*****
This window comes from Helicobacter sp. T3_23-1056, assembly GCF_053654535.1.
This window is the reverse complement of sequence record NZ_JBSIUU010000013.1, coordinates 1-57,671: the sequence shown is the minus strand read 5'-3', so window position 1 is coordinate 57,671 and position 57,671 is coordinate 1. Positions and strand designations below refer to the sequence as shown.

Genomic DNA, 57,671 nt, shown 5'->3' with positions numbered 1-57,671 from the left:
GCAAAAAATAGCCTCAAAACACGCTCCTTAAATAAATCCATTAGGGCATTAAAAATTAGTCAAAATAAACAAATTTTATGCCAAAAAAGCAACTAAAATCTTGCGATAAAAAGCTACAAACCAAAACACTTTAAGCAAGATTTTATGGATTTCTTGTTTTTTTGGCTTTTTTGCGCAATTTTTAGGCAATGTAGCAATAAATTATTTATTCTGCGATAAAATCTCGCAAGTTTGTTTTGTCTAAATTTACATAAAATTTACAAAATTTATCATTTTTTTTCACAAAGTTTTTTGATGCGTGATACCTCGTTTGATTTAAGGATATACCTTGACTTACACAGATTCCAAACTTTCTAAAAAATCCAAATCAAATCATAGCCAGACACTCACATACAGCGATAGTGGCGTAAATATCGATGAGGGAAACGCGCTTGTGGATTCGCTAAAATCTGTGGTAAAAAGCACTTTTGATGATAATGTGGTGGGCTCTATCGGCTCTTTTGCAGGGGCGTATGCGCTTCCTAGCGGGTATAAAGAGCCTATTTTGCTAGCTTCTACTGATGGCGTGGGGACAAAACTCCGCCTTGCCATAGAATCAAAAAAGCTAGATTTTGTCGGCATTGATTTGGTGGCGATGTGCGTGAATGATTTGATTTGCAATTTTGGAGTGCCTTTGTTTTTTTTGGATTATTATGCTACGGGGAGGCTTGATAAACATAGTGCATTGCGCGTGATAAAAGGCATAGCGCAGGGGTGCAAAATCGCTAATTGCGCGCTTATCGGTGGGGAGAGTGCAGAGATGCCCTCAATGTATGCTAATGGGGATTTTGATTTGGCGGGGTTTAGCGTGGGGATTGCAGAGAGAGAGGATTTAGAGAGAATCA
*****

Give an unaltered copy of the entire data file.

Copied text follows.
This window comes from Helicobacter sp. T3_23-1056, assembly GCF_053654535.1.
This window is the reverse complement of sequence record NZ_JBSIUU010000013.1, coordinates 1-57,671: the sequence shown is the minus strand read 5'-3', so window position 1 is coordinate 57,671 and position 57,671 is coordinate 1. Positions and strand designations below refer to the sequence as shown.

Genomic DNA, 57,671 nt, shown 5'->3' with positions numbered 1-57,671 from the left:
GCAAAAAATAGCCTCAAAACACGCTCCTTAAATAAATCCATTAGGGCATTAAAAATTAGTCAAAATAAACAAATTTTATGCCAAAAAAGCAACTAAAATCTTGCGATAAAAAGCTACAAACCAAAACACTTTAAGCAAGATTTTATGGATTTCTTGTTTTTTTGGCTTTTTTGCGCAATTTTTAGGCAATGTAGCAATAAATTATTTATTCTGCGATAAAATCTCGCAAGTTTGTTTTGTCTAAATTTACATAAAATTTACAAAATTTATCATTTTTTTTCACAAAGTTTTTTGATGCGTGATACCTCGTTTGATTTAAGGATATACCTTGACTTACACAGATTCCAAACTTTCTAAAAAATCCAAATCAAATCATAGCCAGACACTCACATACAGCGATAGTGGCGTAAATATCGATGAGGGAAACGCGCTTGTGGATTCGCTAAAATCTGTGGTAAAAAGCACTTTTGATGATAATGTGGTGGGCTCTATCGGCTCTTTTGCAGGGGCGTATGCGCTTCCTAGCGGGTATAAAGAGCCTATTTTGCTAGCTTCTACTGATGGCGTGGGGACAAAACTCCGCCTTGCCATAGAATCAAAAAAGCTAGATTTTGTCGGCATTGATTTGGTGGCGATGTGCGTGAATGATTTGATTTGCAATTTTGGAGTGCCTTTGTTTTTTTTGGATTATTATGCTACGGGGAGGCTTGATAAACATAGTGCATTGCGCGTGATAAAAGGCATAGCGCAGGGGTGCAAAATCGCTAATTGCGCGCTTATCGGTGGGGAGAGTGCAGAGATGCCCTCAATGTATGCTAATGGGGATTTTGATTTGGCGGGGTTTAGCGTGGGGATTGCAGAGAGAGAGGATTTAGAGAGAATCA